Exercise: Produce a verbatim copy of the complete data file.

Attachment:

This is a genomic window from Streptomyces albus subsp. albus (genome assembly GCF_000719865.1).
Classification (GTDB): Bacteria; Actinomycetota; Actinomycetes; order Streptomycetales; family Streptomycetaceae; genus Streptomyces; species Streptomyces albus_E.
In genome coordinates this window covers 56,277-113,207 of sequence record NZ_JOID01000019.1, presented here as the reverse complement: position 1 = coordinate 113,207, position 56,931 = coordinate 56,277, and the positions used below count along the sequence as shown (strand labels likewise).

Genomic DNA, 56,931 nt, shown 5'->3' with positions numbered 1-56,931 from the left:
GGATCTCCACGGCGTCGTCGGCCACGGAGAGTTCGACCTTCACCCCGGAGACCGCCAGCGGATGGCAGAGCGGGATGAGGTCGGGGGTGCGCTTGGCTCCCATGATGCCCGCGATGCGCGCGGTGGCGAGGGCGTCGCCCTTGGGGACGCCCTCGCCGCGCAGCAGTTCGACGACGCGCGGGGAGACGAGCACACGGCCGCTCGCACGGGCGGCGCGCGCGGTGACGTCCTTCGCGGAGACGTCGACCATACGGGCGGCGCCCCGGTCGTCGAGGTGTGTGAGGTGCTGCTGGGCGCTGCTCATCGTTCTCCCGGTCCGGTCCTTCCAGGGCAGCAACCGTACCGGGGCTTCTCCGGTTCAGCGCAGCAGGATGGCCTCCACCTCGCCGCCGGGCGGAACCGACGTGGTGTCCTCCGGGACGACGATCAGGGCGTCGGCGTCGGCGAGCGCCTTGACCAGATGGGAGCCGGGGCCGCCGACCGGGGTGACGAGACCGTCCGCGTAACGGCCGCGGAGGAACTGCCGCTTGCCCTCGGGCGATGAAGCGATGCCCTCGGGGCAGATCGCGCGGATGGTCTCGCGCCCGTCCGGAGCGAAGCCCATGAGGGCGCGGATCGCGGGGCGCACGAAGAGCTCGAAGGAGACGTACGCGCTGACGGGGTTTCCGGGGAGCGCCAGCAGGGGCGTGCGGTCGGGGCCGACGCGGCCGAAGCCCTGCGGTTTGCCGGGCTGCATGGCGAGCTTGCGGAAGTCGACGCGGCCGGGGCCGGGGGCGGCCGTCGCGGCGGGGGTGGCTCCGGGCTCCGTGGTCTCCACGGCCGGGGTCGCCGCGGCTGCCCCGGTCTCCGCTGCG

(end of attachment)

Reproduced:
This is a genomic window from Streptomyces albus subsp. albus (genome assembly GCF_000719865.1).
Classification (GTDB): Bacteria; Actinomycetota; Actinomycetes; order Streptomycetales; family Streptomycetaceae; genus Streptomyces; species Streptomyces albus_E.
In genome coordinates this window covers 56,277-113,207 of sequence record NZ_JOID01000019.1, presented here as the reverse complement: position 1 = coordinate 113,207, position 56,931 = coordinate 56,277, and the positions used below count along the sequence as shown (strand labels likewise).

Genomic DNA, 56,931 nt, shown 5'->3' with positions numbered 1-56,931 from the left:
GGATCTCCACGGCGTCGTCGGCCACGGAGAGTTCGACCTTCACCCCGGAGACCGCCAGCGGATGGCAGAGCGGGATGAGGTCGGGGGTGCGCTTGGCTCCCATGATGCCCGCGATGCGCGCGGTGGCGAGGGCGTCGCCCTTGGGGACGCCCTCGCCGCGCAGCAGTTCGACGACGCGCGGGGAGACGAGCACACGGCCGCTCGCACGGGCGGCGCGCGCGGTGACGTCCTTCGCGGAGACGTCGACCATACGGGCGGCGCCCCGGTCGTCGAGGTGTGTGAGGTGCTGCTGGGCGCTGCTCATCGTTCTCCCGGTCCGGTCCTTCCAGGGCAGCAACCGTACCGGGGCTTCTCCGGTTCAGCGCAGCAGGATGGCCTCCACCTCGCCGCCGGGCGGAACCGACGTGGTGTCCTCCGGGACGACGATCAGGGCGTCGGCGTCGGCGAGCGCCTTGACCAGATGGGAGCCGGGGCCGCCGACCGGGGTGACGAGACCGTCCGCGTAACGGCCGCGGAGGAACTGCCGCTTGCCCTCGGGCGATGAAGCGATGCCCTCGGGGCAGATCGCGCGGATGGTCTCGCGCCCGTCCGGAGCGAAGCCCATGAGGGCGCGGATCGCGGGGCGCACGAAGAGCTCGAAGGAGACGTACGCGCTGACGGGGTTTCCGGGGAGCGCCAGCAGGGGCGTGCGGTCGGGGCCGACGCGGCCGAAGCCCTGCGGTTTGCCGGGCTGCATGGCGAGCTTGCGGAAGTCGACGCGGCCGGGGCCGGGGGCGGCCGTCGCGGCGGGGGTGGCTCCGGGCTCCGTGGTCTCCACGGCCGGGGTCGCCGCGGCTGCCCCGGTCTCCGCTGCG